I appreciate doctors may limit mammo’s and MRIs, but right now, I feel like a science experiment in a test tube waiting for one element to be added to the formula, with an outcome nobody can predict, could be a dud, could combust. Kind of like, “Oh, something is there, we can’t determine anything 100%, may be nothing, may be something, let’s put it in the limbo category, and the patient can just go home and wait 6 months and then we’ll have another look see”. I think not.

In January 1977, my mother found a lump. Doctors told her that 40 was too young to get cancer, to just run along home and be a mom and not worry about it. She was a nurse, she persisted. Doctors finally listened. By early April, the lump was apparently the size of a grapefruit and she had her left breast removed that same month. This was followed by a few months of treatments and by August she was gone.

I grew up not thinking that much about the c ancer. I knew my mom’s mother and aunt had both had cancer too. Around 1996, we found out we had another full sister who was given up for adoption at birth, and was diagnosed with breast cancer in her mid-30’s. Next year she’ll be a 20-year survivor. After tracking us down, she learned that breast cancer took our mother at 41. After she tested BRCA1 positive, I waited until after my daughter was born in 2003 to get tested and, lo and behold, BRCA1 it was.

Since then, I’ve undergone careful screening for several years. At 40, I was contemplating opting for a full hysterectomy and mastectomy but instead, I chose to have another child and am blessed to have a very spirited son who makes me laugh, despite the challenging days. At 48, I still face the unknown, a state of limbo, like free falling with no chute, not knowing if there is something growing inside. If so, I am grateful that it would be caught early and that options exist, not to mention tremendous support.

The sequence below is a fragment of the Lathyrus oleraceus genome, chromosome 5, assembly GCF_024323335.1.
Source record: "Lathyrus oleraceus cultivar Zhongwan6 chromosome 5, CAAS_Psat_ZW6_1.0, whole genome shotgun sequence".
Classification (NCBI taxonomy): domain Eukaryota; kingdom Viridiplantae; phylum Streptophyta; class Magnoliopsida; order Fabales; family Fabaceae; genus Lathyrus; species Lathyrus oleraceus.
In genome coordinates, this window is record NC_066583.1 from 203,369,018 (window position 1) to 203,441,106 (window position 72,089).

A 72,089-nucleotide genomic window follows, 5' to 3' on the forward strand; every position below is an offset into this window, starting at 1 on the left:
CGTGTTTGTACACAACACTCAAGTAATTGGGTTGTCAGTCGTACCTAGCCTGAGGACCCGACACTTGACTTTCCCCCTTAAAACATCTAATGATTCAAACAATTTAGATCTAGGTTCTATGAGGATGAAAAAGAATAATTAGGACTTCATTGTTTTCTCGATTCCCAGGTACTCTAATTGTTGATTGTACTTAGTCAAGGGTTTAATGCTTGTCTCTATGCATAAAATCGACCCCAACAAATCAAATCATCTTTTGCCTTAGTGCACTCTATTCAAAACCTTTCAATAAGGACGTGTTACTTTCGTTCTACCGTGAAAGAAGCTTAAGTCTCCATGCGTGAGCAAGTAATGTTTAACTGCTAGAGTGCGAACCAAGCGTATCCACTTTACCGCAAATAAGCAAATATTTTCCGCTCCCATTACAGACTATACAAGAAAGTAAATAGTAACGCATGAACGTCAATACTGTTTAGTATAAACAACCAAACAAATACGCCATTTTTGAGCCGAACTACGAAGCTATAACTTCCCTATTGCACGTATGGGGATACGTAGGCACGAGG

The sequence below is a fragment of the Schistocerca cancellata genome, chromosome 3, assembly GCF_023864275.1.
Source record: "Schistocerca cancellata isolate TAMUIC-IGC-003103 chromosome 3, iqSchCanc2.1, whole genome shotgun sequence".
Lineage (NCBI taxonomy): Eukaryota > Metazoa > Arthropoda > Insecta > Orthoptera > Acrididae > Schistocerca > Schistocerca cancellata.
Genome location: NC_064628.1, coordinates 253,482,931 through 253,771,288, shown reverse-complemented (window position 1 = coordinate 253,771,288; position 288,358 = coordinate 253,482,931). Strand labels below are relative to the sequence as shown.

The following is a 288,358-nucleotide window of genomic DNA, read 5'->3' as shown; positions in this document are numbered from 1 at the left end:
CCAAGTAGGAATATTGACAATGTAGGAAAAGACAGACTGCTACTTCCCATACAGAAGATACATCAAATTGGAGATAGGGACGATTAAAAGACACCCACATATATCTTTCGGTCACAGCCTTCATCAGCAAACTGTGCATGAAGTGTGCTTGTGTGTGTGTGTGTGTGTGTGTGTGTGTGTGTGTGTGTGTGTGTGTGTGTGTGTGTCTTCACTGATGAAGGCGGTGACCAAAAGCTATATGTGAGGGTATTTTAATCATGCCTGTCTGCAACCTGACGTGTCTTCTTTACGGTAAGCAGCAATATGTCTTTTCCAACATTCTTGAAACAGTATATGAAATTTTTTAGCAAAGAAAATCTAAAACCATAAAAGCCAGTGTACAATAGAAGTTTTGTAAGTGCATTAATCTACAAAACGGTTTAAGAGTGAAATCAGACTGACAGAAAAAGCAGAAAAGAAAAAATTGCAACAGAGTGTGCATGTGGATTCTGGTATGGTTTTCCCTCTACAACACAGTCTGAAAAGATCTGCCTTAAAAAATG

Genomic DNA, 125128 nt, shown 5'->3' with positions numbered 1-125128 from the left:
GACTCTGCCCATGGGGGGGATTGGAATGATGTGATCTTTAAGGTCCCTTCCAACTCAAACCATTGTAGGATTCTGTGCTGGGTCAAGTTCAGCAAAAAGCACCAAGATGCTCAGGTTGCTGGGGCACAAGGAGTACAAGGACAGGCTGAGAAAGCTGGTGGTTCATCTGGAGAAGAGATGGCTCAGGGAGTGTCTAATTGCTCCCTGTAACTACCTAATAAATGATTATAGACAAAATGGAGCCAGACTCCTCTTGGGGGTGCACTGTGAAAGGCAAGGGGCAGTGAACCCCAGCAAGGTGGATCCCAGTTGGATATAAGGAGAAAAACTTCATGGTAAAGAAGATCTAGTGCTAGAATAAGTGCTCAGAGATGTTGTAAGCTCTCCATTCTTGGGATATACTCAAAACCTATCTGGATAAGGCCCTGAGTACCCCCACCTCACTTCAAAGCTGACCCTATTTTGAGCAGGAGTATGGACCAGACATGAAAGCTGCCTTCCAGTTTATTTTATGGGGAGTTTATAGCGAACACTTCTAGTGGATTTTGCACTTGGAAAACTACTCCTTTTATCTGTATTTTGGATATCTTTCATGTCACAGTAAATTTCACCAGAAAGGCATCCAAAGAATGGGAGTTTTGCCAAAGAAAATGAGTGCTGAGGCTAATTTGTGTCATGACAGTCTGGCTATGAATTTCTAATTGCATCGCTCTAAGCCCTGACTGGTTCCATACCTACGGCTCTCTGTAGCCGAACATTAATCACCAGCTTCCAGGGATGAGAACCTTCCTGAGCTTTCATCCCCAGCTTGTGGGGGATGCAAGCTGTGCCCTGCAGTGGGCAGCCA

I am grateful for individuals like Teppi (blog author) who, despite incredible challenges, makes the time to share and build awareness, ease our fears, teach us to laugh more and that we are not alone, we have people and resources we can turn to for hope.

I am VERY grateful that I just discovered that my neighbour is a nipple tattoo artist to help guide me with options!

I am very grateful for everyone involved in the creation of the upcoming movie “Decoding Annie Parker” and can’t wait to see the movie. Watching the trailer gave me shivers and flashbacks to when I was 11, when I was told “Mommy has Cancer”. There will be tears, but also laughter. It’s not a crime to be born with the genes we have, nor should we be judged by anyone for talking about them.